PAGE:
|CAC 40||6 965.88||-0.82%|
|FTSE 100||7 466.07||-1.17%|
|IBEX 35||8 609.80||-1.10%|
|FTSE MIB||26 565.41||-1.18%|
|EURO STOXX 50||4 136.91||-1.15%|
|OMX NORDIC 40||2 179.29||-1.14%|
ASIAN PACIFIC MARKETS CLOSING
Asia-Pacific stock indices ended sharply lower on Monday, also impacted by the spread of the Omicron variant which is slowing the recovery of economic activity. The Nikkei 225 lost 2.13%, the Hang Seng fell 1.93%, and the Nifty 50 lost 2.18%, the three biggest declines in the region. While the Federal Reserve and the European Central Bank have abandoned monetary stimulus, and the Bank of England has embarked on an interest rate hike amidst high inflation of 5%, the Governor of the Bank of Japan said on Monday that « it is too early to consider a normalization of monetary policy ». Indeed, the situation in Japan is totally different, the consumer price index is estimated at 0.5%, which remains far from the central bank’s 2% target. On Tuesday, Asian indices rose, with the Nikkei 225 recording the biggest gain of 2.08%, Hong Kong’s Hang Seng gaining 1%, and the CSI 300 up 0.68%. The markets benefited from Beijing’s decision to provide aid to the real estate sector, particularly to companies in difficulty. Zhang Zihua, head of investment at Beijing Yunyi Asset Management, said the move would help these developers « relieve pressure on their debt and improve operating conditions for the property sector as a whole ». On Wednesday, the Tokyo Stock Exchange closed slightly up by 0.16%, marked by the weakness of the Toyota share price which lost 1.91%. In Asia, the Nifty 50 closed up 0.69% after HSBC announced the acquisition of Indian mutual fund L&T Finance Holdings for $425 million. Financial giant HSBC aims to become Asia’s largest wealth manager by 2025 and has already invested $3.5bn in its wealth management and retail banking businesses this year. According to group chief executive Noel Quinn, HSBC plans to merge the Indian fund with the bank’s asset management business in order to capture a large share of the estimated 15-20% annual performance in the Indian market within five years. The Tokyo Stock Exchange closed Thursday’s session up 0.83%, with the Hang Seng up 0.40% and the CSI 300 up 0.70%. In Asia, stock indices closed slightly higher except for the Nikkei 225, which was down a small 0.05%, the Kospi was up 0.48% and the Hang Seng rose 0.13%.
|ASIAN PACIFIC MARKETS|
|NIKKEI 225||26 717.34||2.09%|
|HANG SENG||23 550.08||-1.08%|
|CSI 300||4 563.77||-1.21%|
|SSE COMPOSITE INDEX||3 361.44||-0.97%|
|NIFTY 50||17 101.95||-0.05%|
|S&P/ASX 200||6 988.10||2.19%|
|FTSE STRAITS TIMES INDEX||3 246.33||-0.42%|
|VN INDEX||2 682.81||0.65%|
COMMODITIES & FOREX MARKETS
- With the spread of the Omicron variant on Monday, oil prices are down nearly 5% on concerns of lower demand in response to restrictions on the expansion of the variant Omicron. Brent crude futures lost 4.86% to $69.95 a barrel, while WTI crude futures fell 6.45%.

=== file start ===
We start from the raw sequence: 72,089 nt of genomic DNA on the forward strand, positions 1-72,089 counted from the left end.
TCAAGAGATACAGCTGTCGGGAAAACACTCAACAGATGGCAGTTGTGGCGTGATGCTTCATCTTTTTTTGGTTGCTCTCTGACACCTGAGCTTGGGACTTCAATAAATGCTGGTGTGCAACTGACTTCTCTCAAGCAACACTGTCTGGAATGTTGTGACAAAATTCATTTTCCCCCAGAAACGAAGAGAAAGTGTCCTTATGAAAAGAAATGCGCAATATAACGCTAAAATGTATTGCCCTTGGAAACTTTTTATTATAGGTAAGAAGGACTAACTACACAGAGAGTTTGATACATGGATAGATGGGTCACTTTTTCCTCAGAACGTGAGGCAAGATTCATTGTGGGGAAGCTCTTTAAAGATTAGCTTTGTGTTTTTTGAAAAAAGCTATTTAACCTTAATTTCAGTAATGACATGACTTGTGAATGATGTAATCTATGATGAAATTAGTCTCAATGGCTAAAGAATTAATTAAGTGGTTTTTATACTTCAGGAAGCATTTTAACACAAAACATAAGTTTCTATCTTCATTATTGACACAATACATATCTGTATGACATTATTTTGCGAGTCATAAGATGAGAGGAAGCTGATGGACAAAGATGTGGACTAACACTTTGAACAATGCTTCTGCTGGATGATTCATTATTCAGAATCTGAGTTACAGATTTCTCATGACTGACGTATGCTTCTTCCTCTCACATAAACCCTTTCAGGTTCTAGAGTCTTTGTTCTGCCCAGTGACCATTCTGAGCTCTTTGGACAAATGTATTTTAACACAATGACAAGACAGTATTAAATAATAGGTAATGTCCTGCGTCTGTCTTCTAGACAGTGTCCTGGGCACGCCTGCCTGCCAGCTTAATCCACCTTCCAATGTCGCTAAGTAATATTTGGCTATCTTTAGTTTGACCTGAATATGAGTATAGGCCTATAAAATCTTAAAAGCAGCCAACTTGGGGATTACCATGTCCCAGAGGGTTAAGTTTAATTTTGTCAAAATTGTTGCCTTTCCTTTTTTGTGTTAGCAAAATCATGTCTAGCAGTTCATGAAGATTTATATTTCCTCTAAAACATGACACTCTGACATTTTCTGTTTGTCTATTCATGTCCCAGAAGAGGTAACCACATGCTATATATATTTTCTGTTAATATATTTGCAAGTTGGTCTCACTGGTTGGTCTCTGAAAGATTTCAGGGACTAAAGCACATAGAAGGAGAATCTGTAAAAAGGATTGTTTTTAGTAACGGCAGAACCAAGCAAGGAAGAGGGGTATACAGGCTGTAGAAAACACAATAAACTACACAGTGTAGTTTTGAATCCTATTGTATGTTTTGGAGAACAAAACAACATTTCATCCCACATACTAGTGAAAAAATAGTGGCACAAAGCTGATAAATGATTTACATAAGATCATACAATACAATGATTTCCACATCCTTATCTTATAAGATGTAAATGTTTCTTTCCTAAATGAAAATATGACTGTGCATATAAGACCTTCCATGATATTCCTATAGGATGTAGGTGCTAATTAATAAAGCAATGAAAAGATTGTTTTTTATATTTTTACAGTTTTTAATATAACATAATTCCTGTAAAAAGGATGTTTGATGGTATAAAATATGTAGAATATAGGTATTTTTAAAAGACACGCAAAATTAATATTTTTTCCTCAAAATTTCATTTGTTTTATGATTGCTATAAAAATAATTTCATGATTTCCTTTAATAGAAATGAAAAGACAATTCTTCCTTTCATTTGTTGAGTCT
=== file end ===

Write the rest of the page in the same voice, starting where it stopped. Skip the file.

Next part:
- On Tuesday, the Turkish lira gained 5.4% after closing at its all-time low in Monday’s session. Over a year, the currency has lost 40% of its value. One-year inflation is estimated at 21% according to official figures, while President Erdogan persists in supporting a low-interest rate monetary policy. The insecurity caused by this policy is driving Turks to turn to inflation-decoupled assets such as crypto-currencies. According to data shared by Reuters, the number of crypto asset transactions has risen to over one million per day.
- The Canadian dollar strengthened on Wednesday against its US counterpart, with the CAD/USD rate gaining 0.51% as the price of the US dollar rose by 0.4% on Tuesday.
- According to data from Bloomberg, the number of cryptocurrency investment vehicles exchanged worldwide has been growing steadily and has reached 80 from 35 by the end of 2020. These assets have reached a value of $63 billion.
|CHANGES & CRYPTOS|
Between inflation and the spread of the Omicron variant, the future remains uncertain
The US government’s report published on Thursday describes a recovery in economic activity that would however be held back by the sharp rise in prices and the spread of the Omicron variant. Amid inflation, US households are spending the most on necessities, including housing, gasoline, and food, up 0.5% in inflation-adjusted terms in November, their biggest increase in three months.
In addition, the report showed a 0.6% increase in the consumer personal spending indicator from November, which can be explained by the reversal of Fed officials who last week pledged to take action against overheating prices by announcing the end of its upcoming buying program earlier than expected and by rising borrowing costs. Recent inflation has also resulted in a fall in household savings, with the report showing a fall in the annual savings rate to 6.9%, the lowest level since December 2017.
On the business side, in the context of difficult hiring, companies have increased wages and salaries by 0.5%, which will allow them to attract and retain labor. However, jobless claims were unchanged from the previous month, reflecting a low level of job losses according to Bloomberg.
US consumer sentiment has improved, however, according to a University of Michigan survey, with consumers more optimistic about a future recovery in economic activity.
|WORST PERFORMANCES||TOP PERFORMANCES|